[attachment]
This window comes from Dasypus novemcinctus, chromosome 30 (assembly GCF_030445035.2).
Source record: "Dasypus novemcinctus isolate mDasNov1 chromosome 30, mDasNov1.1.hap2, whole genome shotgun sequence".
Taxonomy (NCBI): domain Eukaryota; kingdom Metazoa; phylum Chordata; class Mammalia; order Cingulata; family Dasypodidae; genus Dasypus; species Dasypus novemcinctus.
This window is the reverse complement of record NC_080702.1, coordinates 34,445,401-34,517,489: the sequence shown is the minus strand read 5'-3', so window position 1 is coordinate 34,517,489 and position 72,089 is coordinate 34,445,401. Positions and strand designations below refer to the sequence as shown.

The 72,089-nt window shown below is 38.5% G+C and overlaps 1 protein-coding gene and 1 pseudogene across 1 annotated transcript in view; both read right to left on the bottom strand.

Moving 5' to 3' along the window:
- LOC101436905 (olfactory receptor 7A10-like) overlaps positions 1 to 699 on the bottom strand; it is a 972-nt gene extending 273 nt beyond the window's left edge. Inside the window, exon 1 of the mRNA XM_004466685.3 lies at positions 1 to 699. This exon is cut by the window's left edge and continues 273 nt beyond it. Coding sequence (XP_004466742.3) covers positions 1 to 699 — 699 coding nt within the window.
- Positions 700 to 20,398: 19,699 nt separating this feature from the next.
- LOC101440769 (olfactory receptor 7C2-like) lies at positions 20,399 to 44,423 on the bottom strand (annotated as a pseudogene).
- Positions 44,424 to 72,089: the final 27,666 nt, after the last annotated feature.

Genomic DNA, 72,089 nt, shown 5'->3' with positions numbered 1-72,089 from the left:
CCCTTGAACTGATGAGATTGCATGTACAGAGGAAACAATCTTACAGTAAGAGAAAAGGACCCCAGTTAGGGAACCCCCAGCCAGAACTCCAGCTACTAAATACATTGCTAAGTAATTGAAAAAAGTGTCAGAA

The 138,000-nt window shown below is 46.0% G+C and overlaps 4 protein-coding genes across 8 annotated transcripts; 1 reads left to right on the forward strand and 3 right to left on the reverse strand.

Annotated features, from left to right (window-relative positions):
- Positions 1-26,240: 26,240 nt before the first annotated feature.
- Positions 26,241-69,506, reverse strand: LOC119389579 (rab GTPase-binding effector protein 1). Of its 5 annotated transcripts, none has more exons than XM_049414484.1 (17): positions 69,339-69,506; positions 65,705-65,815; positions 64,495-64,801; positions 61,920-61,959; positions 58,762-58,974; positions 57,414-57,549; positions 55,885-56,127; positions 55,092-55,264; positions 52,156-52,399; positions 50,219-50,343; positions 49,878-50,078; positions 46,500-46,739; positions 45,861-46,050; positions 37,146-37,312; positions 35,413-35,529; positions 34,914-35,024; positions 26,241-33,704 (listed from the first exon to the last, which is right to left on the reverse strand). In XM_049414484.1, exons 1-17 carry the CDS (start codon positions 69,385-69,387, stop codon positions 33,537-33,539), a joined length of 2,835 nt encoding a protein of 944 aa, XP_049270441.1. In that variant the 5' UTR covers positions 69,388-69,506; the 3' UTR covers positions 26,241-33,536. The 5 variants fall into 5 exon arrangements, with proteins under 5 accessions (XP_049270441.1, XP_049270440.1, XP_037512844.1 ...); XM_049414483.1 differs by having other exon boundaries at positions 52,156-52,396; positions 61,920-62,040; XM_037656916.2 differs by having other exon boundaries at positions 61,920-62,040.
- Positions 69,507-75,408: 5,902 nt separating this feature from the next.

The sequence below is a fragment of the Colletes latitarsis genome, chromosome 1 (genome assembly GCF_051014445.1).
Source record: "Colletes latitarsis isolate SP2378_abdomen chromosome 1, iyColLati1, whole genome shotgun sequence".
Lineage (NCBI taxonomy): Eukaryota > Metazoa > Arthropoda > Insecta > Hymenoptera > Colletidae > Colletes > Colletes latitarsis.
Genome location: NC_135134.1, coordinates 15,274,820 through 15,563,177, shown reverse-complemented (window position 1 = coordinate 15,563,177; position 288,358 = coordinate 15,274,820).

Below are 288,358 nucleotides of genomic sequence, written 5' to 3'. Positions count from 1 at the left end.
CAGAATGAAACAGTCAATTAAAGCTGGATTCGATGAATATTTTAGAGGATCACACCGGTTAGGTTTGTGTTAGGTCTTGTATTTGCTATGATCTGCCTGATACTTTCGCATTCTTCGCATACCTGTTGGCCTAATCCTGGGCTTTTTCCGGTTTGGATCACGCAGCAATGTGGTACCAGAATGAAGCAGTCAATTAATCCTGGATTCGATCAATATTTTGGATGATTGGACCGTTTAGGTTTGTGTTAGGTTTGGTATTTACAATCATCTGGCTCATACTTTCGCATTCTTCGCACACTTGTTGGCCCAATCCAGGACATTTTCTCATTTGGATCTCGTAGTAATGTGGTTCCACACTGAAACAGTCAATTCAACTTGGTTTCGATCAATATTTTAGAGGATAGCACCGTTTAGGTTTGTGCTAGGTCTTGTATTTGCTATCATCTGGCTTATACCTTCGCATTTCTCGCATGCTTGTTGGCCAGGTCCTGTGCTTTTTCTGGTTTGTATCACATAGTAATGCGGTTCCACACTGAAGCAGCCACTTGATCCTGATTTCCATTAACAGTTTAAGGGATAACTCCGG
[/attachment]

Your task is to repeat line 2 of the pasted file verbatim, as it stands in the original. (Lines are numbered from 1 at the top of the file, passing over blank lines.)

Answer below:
Source record: "Dasypus novemcinctus isolate mDasNov1 chromosome 30, mDasNov1.1.hap2, whole genome shotgun sequence".